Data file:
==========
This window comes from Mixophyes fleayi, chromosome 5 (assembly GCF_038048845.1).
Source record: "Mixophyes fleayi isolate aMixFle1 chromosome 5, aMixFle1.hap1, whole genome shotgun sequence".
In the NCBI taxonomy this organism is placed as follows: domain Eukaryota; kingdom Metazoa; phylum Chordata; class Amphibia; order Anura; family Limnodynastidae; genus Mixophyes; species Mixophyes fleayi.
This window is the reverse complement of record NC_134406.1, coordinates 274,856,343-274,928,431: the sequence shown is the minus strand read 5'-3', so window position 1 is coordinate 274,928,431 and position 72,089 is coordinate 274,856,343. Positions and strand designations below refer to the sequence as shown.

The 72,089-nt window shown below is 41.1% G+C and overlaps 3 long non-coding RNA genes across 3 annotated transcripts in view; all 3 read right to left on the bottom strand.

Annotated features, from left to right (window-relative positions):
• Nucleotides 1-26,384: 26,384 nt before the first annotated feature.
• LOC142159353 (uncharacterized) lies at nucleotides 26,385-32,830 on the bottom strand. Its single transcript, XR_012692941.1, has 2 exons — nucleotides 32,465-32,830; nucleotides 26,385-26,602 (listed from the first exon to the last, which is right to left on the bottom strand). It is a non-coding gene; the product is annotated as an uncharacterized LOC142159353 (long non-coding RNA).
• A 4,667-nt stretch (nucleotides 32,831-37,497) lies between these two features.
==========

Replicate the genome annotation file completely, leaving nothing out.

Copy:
This window comes from Mixophyes fleayi, chromosome 5 (assembly GCF_038048845.1).
Source record: "Mixophyes fleayi isolate aMixFle1 chromosome 5, aMixFle1.hap1, whole genome shotgun sequence".
In the NCBI taxonomy this organism is placed as follows: domain Eukaryota; kingdom Metazoa; phylum Chordata; class Amphibia; order Anura; family Limnodynastidae; genus Mixophyes; species Mixophyes fleayi.
This window is the reverse complement of record NC_134406.1, coordinates 274,856,343-274,928,431: the sequence shown is the minus strand read 5'-3', so window position 1 is coordinate 274,928,431 and position 72,089 is coordinate 274,856,343. Positions and strand designations below refer to the sequence as shown.

The 72,089-nt window shown below is 41.1% G+C and overlaps 3 long non-coding RNA genes across 3 annotated transcripts in view; all 3 read right to left on the bottom strand.

Annotated features, from left to right (window-relative positions):
• Nucleotides 1-26,384: 26,384 nt before the first annotated feature.
• LOC142159353 (uncharacterized) lies at nucleotides 26,385-32,830 on the bottom strand. Its single transcript, XR_012692941.1, has 2 exons — nucleotides 32,465-32,830; nucleotides 26,385-26,602 (listed from the first exon to the last, which is right to left on the bottom strand). It is a non-coding gene; the product is annotated as an uncharacterized LOC142159353 (long non-coding RNA).
• A 4,667-nt stretch (nucleotides 32,831-37,497) lies between these two features.